Can I ask to be laid off?

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(MoneyWatch) Dear Evil HR Lady,

The company I work for is going through an outsourcing, and a few people were let go. There is a possibility that more will be let go. I would like to start my own business, and I am very due for a career change as I have been very stressed and unhappy for a few years. I would like to ask to be considered for a layoff so I would be entitled to a severance package. Can I approach HR or my manager with this?

The quick answer is yes, you can approach either HR or your manager about getting laid off. Which one you choose depends on your relationship with both people. If you have a good relationship with your manager and she isn't likely to fire you for asking, then go to her first. Managers generally prefer to be told things directly than to hear stuff from HR.

But, if your manager is someone who will screech about loyalty and fire you for letting her know you'd be happy to be laid off, it's best not to bring it up with her.

HR is the next stop. But keep in mind that this department works for the company and that they would have to inform your manager that you've volunteered to be let go (unless your manager is too low in the hierarchy to be the decision-maker in a layoff. Often, layoff decisions are made at top levels, and managers are informed only days or even minutes before the affected employee is informed.)

Now, if I were a manager faced with having to lay people off, I would be thrilled to get a volunteer. (And have, over the years, had many people volunteer for layoffs. In fact, the very last major layoff I ran we created a form that employees could submit if they wished to be considered.) Most people hate laying people off, so if we know that you'd like to go, it means that we can terminate you and keep someone else who wants to stay. Win-win.

However, we still have to consider the company's business needs. If your position is still critical, it makes no sense to give you a severance package. If your position is important and someone else's isn't, but that person could do your job, then shuffling is possible, and everybody can end up happy.

However, before you rush toward the exits, think through a few things. Volunteers for layoffs often regret their decision after they realize severance isn't forever and doesn't take replace a regular paycheck. Some considerations:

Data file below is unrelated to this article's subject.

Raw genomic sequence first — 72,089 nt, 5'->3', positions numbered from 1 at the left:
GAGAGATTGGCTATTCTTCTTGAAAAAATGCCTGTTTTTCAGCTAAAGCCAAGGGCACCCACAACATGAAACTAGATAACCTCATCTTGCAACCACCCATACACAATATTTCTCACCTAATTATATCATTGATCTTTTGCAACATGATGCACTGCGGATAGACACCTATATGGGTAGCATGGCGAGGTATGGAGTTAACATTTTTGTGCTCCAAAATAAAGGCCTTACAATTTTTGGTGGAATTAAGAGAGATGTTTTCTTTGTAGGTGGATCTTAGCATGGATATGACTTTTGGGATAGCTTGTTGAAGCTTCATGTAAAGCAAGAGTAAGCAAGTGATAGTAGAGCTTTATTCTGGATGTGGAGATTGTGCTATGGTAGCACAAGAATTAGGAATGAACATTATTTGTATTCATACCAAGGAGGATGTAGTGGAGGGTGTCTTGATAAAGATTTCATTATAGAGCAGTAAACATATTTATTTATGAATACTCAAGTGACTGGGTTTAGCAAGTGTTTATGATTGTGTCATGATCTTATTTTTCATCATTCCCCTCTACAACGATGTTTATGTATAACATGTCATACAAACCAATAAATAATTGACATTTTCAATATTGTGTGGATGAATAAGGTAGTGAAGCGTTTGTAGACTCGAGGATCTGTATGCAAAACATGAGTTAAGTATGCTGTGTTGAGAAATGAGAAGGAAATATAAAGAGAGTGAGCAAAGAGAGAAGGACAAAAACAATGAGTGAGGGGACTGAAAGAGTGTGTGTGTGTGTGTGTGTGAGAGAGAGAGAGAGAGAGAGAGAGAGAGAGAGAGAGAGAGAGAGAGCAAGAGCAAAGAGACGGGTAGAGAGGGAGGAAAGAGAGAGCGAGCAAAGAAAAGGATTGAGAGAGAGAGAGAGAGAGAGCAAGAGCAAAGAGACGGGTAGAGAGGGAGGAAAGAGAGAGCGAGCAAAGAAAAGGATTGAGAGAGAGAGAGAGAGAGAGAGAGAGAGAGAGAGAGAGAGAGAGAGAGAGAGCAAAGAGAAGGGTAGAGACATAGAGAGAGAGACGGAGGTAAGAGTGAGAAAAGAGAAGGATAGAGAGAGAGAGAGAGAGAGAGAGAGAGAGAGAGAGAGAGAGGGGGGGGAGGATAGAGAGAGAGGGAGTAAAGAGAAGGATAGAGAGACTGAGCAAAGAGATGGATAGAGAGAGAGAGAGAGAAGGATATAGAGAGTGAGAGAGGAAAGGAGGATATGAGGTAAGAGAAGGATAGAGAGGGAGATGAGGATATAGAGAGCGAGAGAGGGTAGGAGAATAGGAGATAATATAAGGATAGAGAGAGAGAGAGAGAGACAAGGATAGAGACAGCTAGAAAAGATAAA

You say you want to start a new business. Are you ready to go on that? Do you have funding other than the proposed severance?

Are you prepared for a change in lifestyle? Starting a new business is very different than starting a new job. Not bad. Not good. Different. Which means how you live will change as well. Are you prepared for that?

Will you be eligible for unemployment on top of your severance? In some states you can get both, in others you can't. And if you will need unemployment in order to get your business going you may wish to check.

Your own business means self-employment taxes and boy do those come back to bite you. You think a lot of money is taken from your paycheck now -- just be prepared for the quarterly taxes you'll have to pay as a self-employed person. The income you thought you might need may not be accurate once you've taken the taxes into consideration.

If you've thought through all of this, are relatively confident that your current boss isn't a jerk and still want to volunteer, then let your manager or HR know that you're stepping up in order to get a package and prevent someone else from being terminated.

Have a workplace dilemma? Send your questions to EvilHRLady@gmail.com.

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    Suzanne Lucas spent 10 years in corporate Human Resources. She's hired, fired, and analyzed the numbers for several major companies. She founded the Carnival of HR, a bi-weekly gathering of HR blogs, and her writings have been used in HR certification and management training courses across the country.

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